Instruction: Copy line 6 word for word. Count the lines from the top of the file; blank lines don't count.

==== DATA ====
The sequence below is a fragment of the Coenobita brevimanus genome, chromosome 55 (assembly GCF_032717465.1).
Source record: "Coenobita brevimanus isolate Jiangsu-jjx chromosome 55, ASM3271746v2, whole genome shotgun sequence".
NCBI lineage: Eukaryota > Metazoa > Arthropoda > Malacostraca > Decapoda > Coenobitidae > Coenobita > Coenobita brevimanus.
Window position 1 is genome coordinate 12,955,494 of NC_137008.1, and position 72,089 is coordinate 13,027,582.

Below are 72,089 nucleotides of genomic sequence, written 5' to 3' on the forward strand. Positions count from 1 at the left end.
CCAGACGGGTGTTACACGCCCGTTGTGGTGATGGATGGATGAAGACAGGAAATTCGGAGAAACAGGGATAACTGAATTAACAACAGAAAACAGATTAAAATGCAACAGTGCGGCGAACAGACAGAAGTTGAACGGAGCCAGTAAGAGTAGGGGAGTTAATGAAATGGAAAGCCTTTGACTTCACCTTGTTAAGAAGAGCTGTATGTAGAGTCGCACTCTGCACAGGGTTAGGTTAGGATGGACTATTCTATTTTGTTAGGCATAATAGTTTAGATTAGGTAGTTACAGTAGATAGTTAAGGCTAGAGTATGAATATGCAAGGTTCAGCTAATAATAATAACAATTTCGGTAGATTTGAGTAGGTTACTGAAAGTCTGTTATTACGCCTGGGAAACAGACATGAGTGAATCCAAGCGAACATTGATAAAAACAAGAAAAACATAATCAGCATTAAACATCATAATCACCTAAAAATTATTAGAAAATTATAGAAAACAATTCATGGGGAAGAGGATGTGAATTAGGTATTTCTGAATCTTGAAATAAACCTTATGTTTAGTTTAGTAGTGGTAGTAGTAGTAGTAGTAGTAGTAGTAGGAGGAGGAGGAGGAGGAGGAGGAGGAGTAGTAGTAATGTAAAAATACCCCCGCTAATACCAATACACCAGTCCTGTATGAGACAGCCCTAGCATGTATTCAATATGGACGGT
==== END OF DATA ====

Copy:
CCAGACGGGTGTTACACGCCCGTTGTGGTGATGGATGGATGAAGACAGGAAATTCGGAGAAACAGGGATAACTGAATTAACAACAGAAAACAGATTAAAATGCAACAGTGCGGCGAACAGACAGAAGTTGAACGGAGCCAGTAAGAGTAGGGGAGTTAATGAAATGGAAAGCCTTTGACTTCACCTTGTTAAGAAGAGCTGTATGTAGAGTCGCACTCTGCACAGGGTTAGGTTAGGATGGACTATTCTATTTTGTTAGGCATAATAGTTTAGATTAGGTAGTTACAGTAGATAGTTAAGGCTAGAGTATGAATATGCAAGGTTCAGCTAATAATAATAACAATTTCGGTAGATTTGAGTAGGTTACTGAAAGTCTGTTATTACGCCTGGGAAACAGACATGAGTGAATCCAAGCGAACATTGATAAAAACAAGAAAAACATAATCAGCATTAAACATCATAATCACCTAAAAATTATTAGAAAATTATAGAAAACAATTCATGGGGAAGAGGATGTGAATTAGGTATTTCTGAATCTTGAAATAAACCTTATGTTTAGTTTAGTAGTGGTAGTAGTAGTAGTAGTAGTAGTAGTAGGAGGAGGAGGAGGAGGAGGAGGAGGAGTAGTAGTAATGTAAAAATACCCCCGCTAATACCAATACACCAGTCCTGTATGAGACAGCCCTAGCATGTATTCAATATGGACGGT